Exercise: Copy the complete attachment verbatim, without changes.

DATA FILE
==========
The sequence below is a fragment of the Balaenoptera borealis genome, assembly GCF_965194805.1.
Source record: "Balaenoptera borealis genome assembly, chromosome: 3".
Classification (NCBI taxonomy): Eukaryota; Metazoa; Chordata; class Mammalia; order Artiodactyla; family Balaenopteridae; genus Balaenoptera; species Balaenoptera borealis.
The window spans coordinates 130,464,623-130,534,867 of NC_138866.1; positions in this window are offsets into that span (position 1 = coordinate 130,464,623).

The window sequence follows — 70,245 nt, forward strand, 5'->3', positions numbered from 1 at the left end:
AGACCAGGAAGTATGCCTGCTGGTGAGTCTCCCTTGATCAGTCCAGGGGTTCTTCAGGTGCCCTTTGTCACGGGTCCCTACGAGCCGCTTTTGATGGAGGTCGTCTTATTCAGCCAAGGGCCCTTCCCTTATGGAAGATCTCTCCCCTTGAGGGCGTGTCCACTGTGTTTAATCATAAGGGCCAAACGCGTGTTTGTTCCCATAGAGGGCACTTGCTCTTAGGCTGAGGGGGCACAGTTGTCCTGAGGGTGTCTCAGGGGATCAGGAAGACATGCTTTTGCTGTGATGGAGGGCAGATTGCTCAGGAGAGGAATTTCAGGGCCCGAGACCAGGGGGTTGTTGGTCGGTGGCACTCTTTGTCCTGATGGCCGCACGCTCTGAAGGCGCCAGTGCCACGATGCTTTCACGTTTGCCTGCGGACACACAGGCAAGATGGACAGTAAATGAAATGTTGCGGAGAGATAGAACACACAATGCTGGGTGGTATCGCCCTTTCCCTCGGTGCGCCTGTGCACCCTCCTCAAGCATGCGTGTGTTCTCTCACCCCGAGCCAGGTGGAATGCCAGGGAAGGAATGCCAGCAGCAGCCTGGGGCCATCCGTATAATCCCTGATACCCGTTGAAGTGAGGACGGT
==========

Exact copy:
The sequence below is a fragment of the Balaenoptera borealis genome, assembly GCF_965194805.1.
Source record: "Balaenoptera borealis genome assembly, chromosome: 3".
Classification (NCBI taxonomy): Eukaryota; Metazoa; Chordata; class Mammalia; order Artiodactyla; family Balaenopteridae; genus Balaenoptera; species Balaenoptera borealis.
The window spans coordinates 130,464,623-130,534,867 of NC_138866.1; positions in this window are offsets into that span (position 1 = coordinate 130,464,623).

The window sequence follows — 70,245 nt, forward strand, 5'->3', positions numbered from 1 at the left end:
AGACCAGGAAGTATGCCTGCTGGTGAGTCTCCCTTGATCAGTCCAGGGGTTCTTCAGGTGCCCTTTGTCACGGGTCCCTACGAGCCGCTTTTGATGGAGGTCGTCTTATTCAGCCAAGGGCCCTTCCCTTATGGAAGATCTCTCCCCTTGAGGGCGTGTCCACTGTGTTTAATCATAAGGGCCAAACGCGTGTTTGTTCCCATAGAGGGCACTTGCTCTTAGGCTGAGGGGGCACAGTTGTCCTGAGGGTGTCTCAGGGGATCAGGAAGACATGCTTTTGCTGTGATGGAGGGCAGATTGCTCAGGAGAGGAATTTCAGGGCCCGAGACCAGGGGGTTGTTGGTCGGTGGCACTCTTTGTCCTGATGGCCGCACGCTCTGAAGGCGCCAGTGCCACGATGCTTTCACGTTTGCCTGCGGACACACAGGCAAGATGGACAGTAAATGAAATGTTGCGGAGAGATAGAACACACAATGCTGGGTGGTATCGCCCTTTCCCTCGGTGCGCCTGTGCACCCTCCTCAAGCATGCGTGTGTTCTCTCACCCCGAGCCAGGTGGAATGCCAGGGAAGGAATGCCAGCAGCAGCCTGGGGCCATCCGTATAATCCCTGATACCCGTTGAAGTGAGGACGGT